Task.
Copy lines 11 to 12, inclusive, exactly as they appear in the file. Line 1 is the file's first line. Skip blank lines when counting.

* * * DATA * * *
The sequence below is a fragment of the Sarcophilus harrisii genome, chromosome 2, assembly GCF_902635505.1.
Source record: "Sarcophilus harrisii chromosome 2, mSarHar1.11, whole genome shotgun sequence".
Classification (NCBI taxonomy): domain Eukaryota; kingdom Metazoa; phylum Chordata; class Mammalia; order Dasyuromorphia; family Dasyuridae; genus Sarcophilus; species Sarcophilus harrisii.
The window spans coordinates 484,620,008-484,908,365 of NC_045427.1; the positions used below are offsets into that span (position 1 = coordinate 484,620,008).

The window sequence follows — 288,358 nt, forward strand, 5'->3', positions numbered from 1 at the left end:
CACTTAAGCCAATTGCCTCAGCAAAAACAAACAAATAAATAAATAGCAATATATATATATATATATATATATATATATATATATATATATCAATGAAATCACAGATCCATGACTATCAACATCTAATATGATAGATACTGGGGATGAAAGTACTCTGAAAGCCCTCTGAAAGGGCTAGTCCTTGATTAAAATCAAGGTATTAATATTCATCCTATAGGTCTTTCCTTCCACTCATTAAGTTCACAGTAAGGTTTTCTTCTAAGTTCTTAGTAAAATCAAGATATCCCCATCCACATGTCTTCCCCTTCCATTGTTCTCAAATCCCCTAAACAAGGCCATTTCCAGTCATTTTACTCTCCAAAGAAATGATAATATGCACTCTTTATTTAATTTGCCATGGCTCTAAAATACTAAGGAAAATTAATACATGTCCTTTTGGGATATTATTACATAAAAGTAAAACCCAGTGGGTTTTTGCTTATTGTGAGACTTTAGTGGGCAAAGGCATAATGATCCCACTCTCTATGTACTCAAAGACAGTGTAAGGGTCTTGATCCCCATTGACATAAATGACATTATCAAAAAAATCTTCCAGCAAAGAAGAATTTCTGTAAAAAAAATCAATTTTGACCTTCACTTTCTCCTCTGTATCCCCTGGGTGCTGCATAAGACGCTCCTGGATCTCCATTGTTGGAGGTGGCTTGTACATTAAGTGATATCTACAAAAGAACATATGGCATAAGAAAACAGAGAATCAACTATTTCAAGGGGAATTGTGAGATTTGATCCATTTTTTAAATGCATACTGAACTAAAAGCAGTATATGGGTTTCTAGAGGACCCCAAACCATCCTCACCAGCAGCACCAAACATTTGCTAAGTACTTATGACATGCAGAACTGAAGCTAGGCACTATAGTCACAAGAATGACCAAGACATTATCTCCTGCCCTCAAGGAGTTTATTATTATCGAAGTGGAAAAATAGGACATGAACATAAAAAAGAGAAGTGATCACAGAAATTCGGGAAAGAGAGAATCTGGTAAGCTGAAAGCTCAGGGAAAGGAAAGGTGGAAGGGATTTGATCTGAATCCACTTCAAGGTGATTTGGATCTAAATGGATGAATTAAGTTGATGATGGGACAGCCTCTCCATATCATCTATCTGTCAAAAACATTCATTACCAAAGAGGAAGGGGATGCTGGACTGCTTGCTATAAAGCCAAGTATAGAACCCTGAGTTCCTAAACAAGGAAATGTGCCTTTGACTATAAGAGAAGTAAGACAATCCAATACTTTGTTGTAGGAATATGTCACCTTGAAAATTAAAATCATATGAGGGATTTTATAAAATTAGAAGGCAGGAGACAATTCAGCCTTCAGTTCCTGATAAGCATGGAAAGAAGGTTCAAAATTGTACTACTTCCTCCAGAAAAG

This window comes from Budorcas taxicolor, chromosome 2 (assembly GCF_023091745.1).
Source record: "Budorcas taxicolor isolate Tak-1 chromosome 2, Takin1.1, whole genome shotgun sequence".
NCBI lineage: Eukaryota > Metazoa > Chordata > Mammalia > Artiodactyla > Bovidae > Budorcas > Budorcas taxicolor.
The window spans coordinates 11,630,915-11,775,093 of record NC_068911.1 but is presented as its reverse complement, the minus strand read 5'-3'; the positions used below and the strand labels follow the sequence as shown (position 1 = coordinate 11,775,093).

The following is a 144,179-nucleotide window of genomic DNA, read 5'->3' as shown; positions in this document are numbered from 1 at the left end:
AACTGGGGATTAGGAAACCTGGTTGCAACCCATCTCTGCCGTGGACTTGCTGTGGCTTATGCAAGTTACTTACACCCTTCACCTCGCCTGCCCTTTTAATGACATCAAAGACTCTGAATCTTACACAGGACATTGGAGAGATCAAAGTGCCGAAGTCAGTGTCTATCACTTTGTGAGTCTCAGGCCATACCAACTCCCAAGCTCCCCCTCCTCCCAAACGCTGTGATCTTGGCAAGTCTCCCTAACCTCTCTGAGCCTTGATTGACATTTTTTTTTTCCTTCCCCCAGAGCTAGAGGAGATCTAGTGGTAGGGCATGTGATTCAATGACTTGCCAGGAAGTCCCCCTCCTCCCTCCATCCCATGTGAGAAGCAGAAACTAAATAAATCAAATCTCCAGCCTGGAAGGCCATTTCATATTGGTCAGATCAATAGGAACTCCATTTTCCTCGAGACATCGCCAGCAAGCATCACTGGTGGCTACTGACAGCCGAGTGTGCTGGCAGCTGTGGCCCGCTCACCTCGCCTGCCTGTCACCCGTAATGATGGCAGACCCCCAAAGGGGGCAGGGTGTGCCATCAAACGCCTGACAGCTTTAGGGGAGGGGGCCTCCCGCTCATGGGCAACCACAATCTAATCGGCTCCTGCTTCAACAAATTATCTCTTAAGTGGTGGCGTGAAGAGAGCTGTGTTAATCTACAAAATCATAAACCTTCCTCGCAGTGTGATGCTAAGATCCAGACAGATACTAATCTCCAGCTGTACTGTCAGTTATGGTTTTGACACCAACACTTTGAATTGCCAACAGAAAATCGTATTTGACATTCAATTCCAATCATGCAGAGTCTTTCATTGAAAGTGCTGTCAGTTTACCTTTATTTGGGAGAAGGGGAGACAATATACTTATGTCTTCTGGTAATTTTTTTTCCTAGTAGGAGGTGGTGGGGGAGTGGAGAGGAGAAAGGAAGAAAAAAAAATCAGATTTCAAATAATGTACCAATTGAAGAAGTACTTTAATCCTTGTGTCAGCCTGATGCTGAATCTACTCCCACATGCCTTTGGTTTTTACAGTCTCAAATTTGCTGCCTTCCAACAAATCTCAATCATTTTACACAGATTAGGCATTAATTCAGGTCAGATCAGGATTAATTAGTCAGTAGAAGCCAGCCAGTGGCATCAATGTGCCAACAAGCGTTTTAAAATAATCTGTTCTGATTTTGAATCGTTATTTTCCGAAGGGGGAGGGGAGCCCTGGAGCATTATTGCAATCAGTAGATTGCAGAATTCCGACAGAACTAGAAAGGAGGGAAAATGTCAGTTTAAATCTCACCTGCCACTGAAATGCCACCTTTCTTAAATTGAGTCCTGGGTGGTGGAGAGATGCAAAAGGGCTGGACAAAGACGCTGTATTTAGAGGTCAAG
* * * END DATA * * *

The following is a 144,179-nucleotide window of genomic DNA, read 5'->3' as shown; positions in this document are numbered from 1 at the left end:
AACTGGGGATTAGGAAACCTGGTTGCAACCCATCTCTGCCGTGGACTTGCTGTGGCTTATGCAAGTTACTTACACCCTTCACCTCGCCTGCCCTTTTAATGACATCAAAGACTCTGAATCTTACACAGGACATTGGAGAGATCAAAGTGCCGAAGTCAGTGTCTATCACTTTGTGAGTCTCAGGCCATACCAACTCCCAAGCTCCCCCTCCTCCCAAACGCTGTGATCTTGGCAAGTCTCCCTAACCTCTCTGAGCCTTGATTGACATTTTTTTTTTCCTTCCCCCAGAGCTAGAGGAGATCTAGTGGTAGGGCATGTGATTCAATGACTTGCCAGGAAGTCCCCCTCCTCCCTCCATCCCATGTGAGAAGCAGAAACTAAATAAATCAAATCTCCAGCCTGGAAGGCCATTTCATATTGGTCAGATCAATAGGAACTCCATTTTCCTCGAGACATCGCCAGCAAGCATCACTGGTGGCTACTGACAGCCGAGTGTGCTGGCAGCTGTGGCCCGCTCACCTCGCCTGCCTGTCACCCGTAATGATGGCAGACCCCCAAAGGGGGCAGGGTGTGCCATCAAACGCCTGACAGCTTTAGGGGAGGGGGCCTCCCGCTCATGGGCAACCACAATCTAATCGGCTCCTGCTTCAACAAATTATCTCTTAAGTGGTGGCGTGAAGAGAGCTGTGTTAATCTACAAAATCATAAACCTTCCTCGCAGTGTGATGCTAAGATCCAGACAGATACTAATCTCCAGCTGTACTGTCAGTTATGGTTTTGACACCAACACTTTGAATTGCCAACAGAAAATCGTATTTGACATTCAATTCCAATCATGCAGAGTCTTTCATTGAAAGTGCTGTCAGTTTACCTTTATTTGGGAGAAGGGGAGACAATATACTTATGTCTTCTGGTAATTTTTTTTCCTAGTAGGAGGTGGTGGGGGAGTGGAGAGGAGAAAGGAAGAAAAAAAAATCAGATTTCAAATAATGTACCAATTGAAGAAGTACTTTAATCCTTGTGTCAGCCTGATGCTGAATCTACTCCCACATGCCTTTGGTTTTTACAGTCTCAAATTTGCTGCCTTCCAACAAATCTCAATCATTTTACACAGATTAGGCATTAATTCAGGTCAGATCAGGATTAATTAGTCAGTAGAAGCCAGCCAGTGGCATCAATGTGCCAACAAGCGTTTTAAAATAATCTGTTCTGATTTTGAATCGTTATTTTCCGAAGGGGGAGGGGAGCCCTGGAGCATTATTGCAATCAGTAGATTGCAGAATTCCGACAGAACTAGAAAGGAGGGAAAATGTCAGTTTAAATCTCACCTGCCACTGAAATGCCACCTTTCTTAAATTGAGTCCTGGGTGGTGGAGAGATGCAAAAGGGCTGGACAAAGACGCTGTATTTAGAGGTCAAG